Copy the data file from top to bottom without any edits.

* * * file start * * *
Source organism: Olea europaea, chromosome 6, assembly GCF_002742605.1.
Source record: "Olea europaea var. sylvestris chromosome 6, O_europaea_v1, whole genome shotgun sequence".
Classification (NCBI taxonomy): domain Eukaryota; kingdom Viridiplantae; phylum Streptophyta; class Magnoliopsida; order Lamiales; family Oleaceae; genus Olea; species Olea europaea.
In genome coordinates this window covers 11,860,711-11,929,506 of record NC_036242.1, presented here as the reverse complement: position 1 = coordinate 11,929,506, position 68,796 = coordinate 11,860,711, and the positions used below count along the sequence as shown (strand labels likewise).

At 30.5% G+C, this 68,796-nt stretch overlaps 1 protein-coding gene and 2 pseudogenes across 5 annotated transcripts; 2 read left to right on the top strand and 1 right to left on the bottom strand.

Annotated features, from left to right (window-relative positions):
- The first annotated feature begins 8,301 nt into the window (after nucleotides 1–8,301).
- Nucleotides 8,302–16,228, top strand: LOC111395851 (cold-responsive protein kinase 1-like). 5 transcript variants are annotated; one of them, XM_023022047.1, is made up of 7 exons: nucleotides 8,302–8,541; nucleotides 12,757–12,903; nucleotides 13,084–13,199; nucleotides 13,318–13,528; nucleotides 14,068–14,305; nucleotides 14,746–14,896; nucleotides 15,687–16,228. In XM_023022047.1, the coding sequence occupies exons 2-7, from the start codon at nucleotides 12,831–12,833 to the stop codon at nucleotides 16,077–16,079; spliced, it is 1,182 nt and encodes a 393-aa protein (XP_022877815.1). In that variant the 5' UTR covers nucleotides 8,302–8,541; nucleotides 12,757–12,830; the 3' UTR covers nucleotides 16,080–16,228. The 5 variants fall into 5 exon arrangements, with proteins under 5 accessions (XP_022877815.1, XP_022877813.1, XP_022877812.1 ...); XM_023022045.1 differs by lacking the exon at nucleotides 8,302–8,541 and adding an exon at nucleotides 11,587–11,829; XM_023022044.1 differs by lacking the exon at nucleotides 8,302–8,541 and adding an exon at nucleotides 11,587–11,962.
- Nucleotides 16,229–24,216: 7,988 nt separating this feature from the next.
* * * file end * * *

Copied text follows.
Source organism: Olea europaea, chromosome 6, assembly GCF_002742605.1.
Source record: "Olea europaea var. sylvestris chromosome 6, O_europaea_v1, whole genome shotgun sequence".
Classification (NCBI taxonomy): domain Eukaryota; kingdom Viridiplantae; phylum Streptophyta; class Magnoliopsida; order Lamiales; family Oleaceae; genus Olea; species Olea europaea.
In genome coordinates this window covers 11,860,711-11,929,506 of record NC_036242.1, presented here as the reverse complement: position 1 = coordinate 11,929,506, position 68,796 = coordinate 11,860,711, and the positions used below count along the sequence as shown (strand labels likewise).

At 30.5% G+C, this 68,796-nt stretch overlaps 1 protein-coding gene and 2 pseudogenes across 5 annotated transcripts; 2 read left to right on the top strand and 1 right to left on the bottom strand.

Annotated features, from left to right (window-relative positions):
- The first annotated feature begins 8,301 nt into the window (after nucleotides 1–8,301).
- Nucleotides 8,302–16,228, top strand: LOC111395851 (cold-responsive protein kinase 1-like). 5 transcript variants are annotated; one of them, XM_023022047.1, is made up of 7 exons: nucleotides 8,302–8,541; nucleotides 12,757–12,903; nucleotides 13,084–13,199; nucleotides 13,318–13,528; nucleotides 14,068–14,305; nucleotides 14,746–14,896; nucleotides 15,687–16,228. In XM_023022047.1, the coding sequence occupies exons 2-7, from the start codon at nucleotides 12,831–12,833 to the stop codon at nucleotides 16,077–16,079; spliced, it is 1,182 nt and encodes a 393-aa protein (XP_022877815.1). In that variant the 5' UTR covers nucleotides 8,302–8,541; nucleotides 12,757–12,830; the 3' UTR covers nucleotides 16,080–16,228. The 5 variants fall into 5 exon arrangements, with proteins under 5 accessions (XP_022877815.1, XP_022877813.1, XP_022877812.1 ...); XM_023022045.1 differs by lacking the exon at nucleotides 8,302–8,541 and adding an exon at nucleotides 11,587–11,829; XM_023022044.1 differs by lacking the exon at nucleotides 8,302–8,541 and adding an exon at nucleotides 11,587–11,962.
- Nucleotides 16,229–24,216: 7,988 nt separating this feature from the next.